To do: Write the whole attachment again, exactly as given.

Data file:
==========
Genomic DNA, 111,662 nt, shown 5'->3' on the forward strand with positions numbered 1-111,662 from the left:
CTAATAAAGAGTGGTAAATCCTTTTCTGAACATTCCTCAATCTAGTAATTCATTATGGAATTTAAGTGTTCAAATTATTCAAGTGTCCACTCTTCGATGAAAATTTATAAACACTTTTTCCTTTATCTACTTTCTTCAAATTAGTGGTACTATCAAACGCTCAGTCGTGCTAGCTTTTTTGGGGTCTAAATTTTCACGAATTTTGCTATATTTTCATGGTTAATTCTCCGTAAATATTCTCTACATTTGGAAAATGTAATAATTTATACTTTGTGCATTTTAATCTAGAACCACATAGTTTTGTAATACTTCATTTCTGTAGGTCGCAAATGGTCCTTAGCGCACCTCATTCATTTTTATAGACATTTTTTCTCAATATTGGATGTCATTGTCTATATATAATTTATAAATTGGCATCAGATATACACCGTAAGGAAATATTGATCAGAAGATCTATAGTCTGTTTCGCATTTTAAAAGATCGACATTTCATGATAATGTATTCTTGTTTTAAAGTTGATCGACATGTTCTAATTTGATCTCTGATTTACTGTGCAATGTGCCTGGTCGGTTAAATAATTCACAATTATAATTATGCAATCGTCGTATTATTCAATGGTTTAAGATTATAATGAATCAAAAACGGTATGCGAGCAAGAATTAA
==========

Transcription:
Genomic DNA, 111,662 nt, shown 5'->3' on the forward strand with positions numbered 1-111,662 from the left:
CTAATAAAGAGTGGTAAATCCTTTTCTGAACATTCCTCAATCTAGTAATTCATTATGGAATTTAAGTGTTCAAATTATTCAAGTGTCCACTCTTCGATGAAAATTTATAAACACTTTTTCCTTTATCTACTTTCTTCAAATTAGTGGTACTATCAAACGCTCAGTCGTGCTAGCTTTTTTGGGGTCTAAATTTTCACGAATTTTGCTATATTTTCATGGTTAATTCTCCGTAAATATTCTCTACATTTGGAAAATGTAATAATTTATACTTTGTGCATTTTAATCTAGAACCACATAGTTTTGTAATACTTCATTTCTGTAGGTCGCAAATGGTCCTTAGCGCACCTCATTCATTTTTATAGACATTTTTTCTCAATATTGGATGTCATTGTCTATATATAATTTATAAATTGGCATCAGATATACACCGTAAGGAAATATTGATCAGAAGATCTATAGTCTGTTTCGCATTTTAAAAGATCGACATTTCATGATAATGTATTCTTGTTTTAAAGTTGATCGACATGTTCTAATTTGATCTCTGATTTACTGTGCAATGTGCCTGGTCGGTTAAATAATTCACAATTATAATTATGCAATCGTCGTATTATTCAATGGTTTAAGATTATAATGAATCAAAAACGGTATGCGAGCAAGAATTAA